In Australia, Amazon pays no tax and puts hundreds of people in the book trade out of work.
It‚Äôs a high price to pay for a cheaper book.
Whereas France has recently legislated to protect their retail book industry against the incursion of Amazon, Australia still happily allows Amazon free reign and does not even charge them the GST that the rest of us booksellers have to pay.
Yes, Australian booksellers would be much more financially viable with 0% domestic tax to pay, $8 an hour wages, 12 hour shifts, no GST and a doubled nett profit‚Ä¶
No, we are not suggesting that is what we are seeking!
(Except maybe the exemption of books from GST, as they are in almost all civilized countries including England). What Australian booksellers do seek and deserve is a level playing field from the government and a public with a Fair Trade attitude to books as well as their cappuccinos.
Local bookstores are an important part of the texture of a community and deserve the support of their communities.
As Neil Gaiman said: ‚ÄúA town isn’t a town without a bookstore. It may call itself a town, but unless it’s got a bookstore it knows it’s not fooling a soul.‚ÄĚ
As second-hand book dealers Elizabeth‚Äôs Bookshops are in a ‚Äėniche‚Äô market and we do, of course, therefore have the advantage of significantly lower prices.
Therefore we are somewhat shielded from the price comparison with Amazon.
Online book selling has certainly had a negative impact on our bookshops over the last few years, but we have managed to change to deal with it by working hard to sell greater volume and lowering our prices even further.
We now sell paperback novels for a lower price than we did in 1999 !
In response to e-books, we have responded by shifting our focus somewhat away from mass-market ‚Äėbestseller‚Äô fiction towards categories that are less impacted by e-books: Children‚Äôs books, Antiquarian and Collectable Books, Art, Cookbooks, etc.
These are book genres that simply do not lend themselves to being ‚ÄėKindled‚Äô without significant loss to their visual content and enjoyment and are proving more popular than ever.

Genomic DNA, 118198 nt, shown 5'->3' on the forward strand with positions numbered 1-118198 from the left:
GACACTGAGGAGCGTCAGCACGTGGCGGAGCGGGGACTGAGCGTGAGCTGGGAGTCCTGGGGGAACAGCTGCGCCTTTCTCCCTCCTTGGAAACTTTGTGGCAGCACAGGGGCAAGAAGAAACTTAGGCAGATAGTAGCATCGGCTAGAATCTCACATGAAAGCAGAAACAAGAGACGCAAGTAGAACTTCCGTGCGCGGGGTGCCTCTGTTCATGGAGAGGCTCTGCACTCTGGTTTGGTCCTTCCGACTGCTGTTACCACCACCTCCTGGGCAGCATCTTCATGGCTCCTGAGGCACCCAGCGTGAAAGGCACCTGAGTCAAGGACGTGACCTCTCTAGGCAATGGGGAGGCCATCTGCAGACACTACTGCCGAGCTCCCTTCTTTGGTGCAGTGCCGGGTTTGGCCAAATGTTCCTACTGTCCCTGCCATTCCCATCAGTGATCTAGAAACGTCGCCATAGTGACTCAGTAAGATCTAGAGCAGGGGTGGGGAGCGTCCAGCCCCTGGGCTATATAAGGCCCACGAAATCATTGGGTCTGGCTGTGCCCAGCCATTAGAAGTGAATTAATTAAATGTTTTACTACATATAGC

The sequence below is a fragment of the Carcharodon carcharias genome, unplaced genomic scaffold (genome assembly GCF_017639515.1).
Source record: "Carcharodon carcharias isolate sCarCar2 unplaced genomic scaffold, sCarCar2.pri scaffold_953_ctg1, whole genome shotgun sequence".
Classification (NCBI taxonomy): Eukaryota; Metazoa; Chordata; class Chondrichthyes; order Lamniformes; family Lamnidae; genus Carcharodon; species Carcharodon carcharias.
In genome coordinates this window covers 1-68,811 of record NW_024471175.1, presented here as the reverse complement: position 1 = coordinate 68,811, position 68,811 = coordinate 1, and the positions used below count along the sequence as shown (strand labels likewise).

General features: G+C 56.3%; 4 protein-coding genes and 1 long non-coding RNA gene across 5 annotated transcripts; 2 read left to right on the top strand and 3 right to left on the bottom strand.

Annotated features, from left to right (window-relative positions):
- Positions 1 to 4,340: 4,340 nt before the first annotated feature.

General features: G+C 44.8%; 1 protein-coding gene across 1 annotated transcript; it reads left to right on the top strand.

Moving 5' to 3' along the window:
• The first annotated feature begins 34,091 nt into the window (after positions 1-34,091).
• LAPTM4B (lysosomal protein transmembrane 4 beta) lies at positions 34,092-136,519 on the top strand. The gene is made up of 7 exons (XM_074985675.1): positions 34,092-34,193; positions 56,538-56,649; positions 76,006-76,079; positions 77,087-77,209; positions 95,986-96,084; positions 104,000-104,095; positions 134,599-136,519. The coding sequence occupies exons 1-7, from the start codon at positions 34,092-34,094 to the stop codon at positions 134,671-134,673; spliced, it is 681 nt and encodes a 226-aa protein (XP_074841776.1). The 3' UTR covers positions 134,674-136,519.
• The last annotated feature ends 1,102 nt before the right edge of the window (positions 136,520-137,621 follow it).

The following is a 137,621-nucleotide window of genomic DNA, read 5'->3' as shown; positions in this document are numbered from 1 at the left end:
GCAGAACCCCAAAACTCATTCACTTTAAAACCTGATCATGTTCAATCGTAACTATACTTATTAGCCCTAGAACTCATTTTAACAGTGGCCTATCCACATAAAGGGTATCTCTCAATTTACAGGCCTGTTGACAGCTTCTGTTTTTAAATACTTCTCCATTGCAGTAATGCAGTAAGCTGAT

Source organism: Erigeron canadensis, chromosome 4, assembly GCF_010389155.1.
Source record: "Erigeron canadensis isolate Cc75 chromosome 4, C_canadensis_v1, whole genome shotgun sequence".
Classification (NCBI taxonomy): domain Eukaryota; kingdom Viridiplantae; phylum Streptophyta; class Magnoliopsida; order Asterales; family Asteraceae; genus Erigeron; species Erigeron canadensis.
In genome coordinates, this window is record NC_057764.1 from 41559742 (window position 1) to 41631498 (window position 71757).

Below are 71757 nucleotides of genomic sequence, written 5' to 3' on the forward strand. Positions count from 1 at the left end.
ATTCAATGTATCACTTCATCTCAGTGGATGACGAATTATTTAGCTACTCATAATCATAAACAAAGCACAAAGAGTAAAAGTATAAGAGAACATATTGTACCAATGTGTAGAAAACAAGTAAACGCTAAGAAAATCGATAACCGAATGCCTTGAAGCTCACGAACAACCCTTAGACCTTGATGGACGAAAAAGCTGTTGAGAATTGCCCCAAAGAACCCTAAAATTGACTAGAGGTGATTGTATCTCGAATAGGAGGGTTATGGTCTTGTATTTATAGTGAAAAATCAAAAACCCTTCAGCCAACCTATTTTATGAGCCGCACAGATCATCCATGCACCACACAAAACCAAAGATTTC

We are also continuing to work on making the ‚Äėretail experience‚Äô of coming to Elizabeth‚Äôs more enjoyable than twiddling with a mouse on a mousepad:
We aim to have knowledgeable staff who genuinely know and love their books, we aim to give great service and we make sure we have an excellent range of stock.
Of course, second-hand bookselling is one of the last of the ‚Äėblack arts‚Äô‚Ä¶
At Elizabeth‚Äôs, we don‚Äôt just deal in titles or ISBN numbers.
We deal in tactile experiences, in look and feel and smell and sentiment.
Customers come in and stroke a fine set of the Complete Dickens.
They lift a polished Victorian leather bound book of Byron‚Äôs poetry, inhale its ancient scent and smile.
They are excited when they find the volume that completes their collection of an author‚Äôs First Editions. They weigh a brass bound Georgian family bible with inscriptions of a family that survived the Napoleonic Wars‚Ä¶
That is what we deal in.
And that you cannot find on your iPad or on the Amazon website.
—– In the long term, I am confident that the future of Elizabeth‚Äôs Bookshops is bright.
Just as local gourmet stores and coffee shops all over Australia have come back strongly from the near-death experience of having to survive McDonalds and Starbucks, so are local bookshops making a come back.
Anecdotal evidence from the USA (2-3 years ahead of us in this market) suggests that e-books may have ‚Äėflattened‚Äô: People are not as entranced by them as they were a few years ago.
Combined with what was apparently a positive Christmas in independent bookstores in America (and mirrored by Dymock‚Äôs Australia announcing the best pre-Christmas figures in many years), there is a light at the end of the tunnel.
This year, at Elizabeth‚Äôs Bookshops experienced an encouraging increase in sales over the previous Christmas.
So instead of a monk‚Äôs habit and a placard denouncing the evils of the Gutenberg Bible, I think I‚Äôll change to a new slogan:
‚ÄúReal Books are Back!‚ÄĚ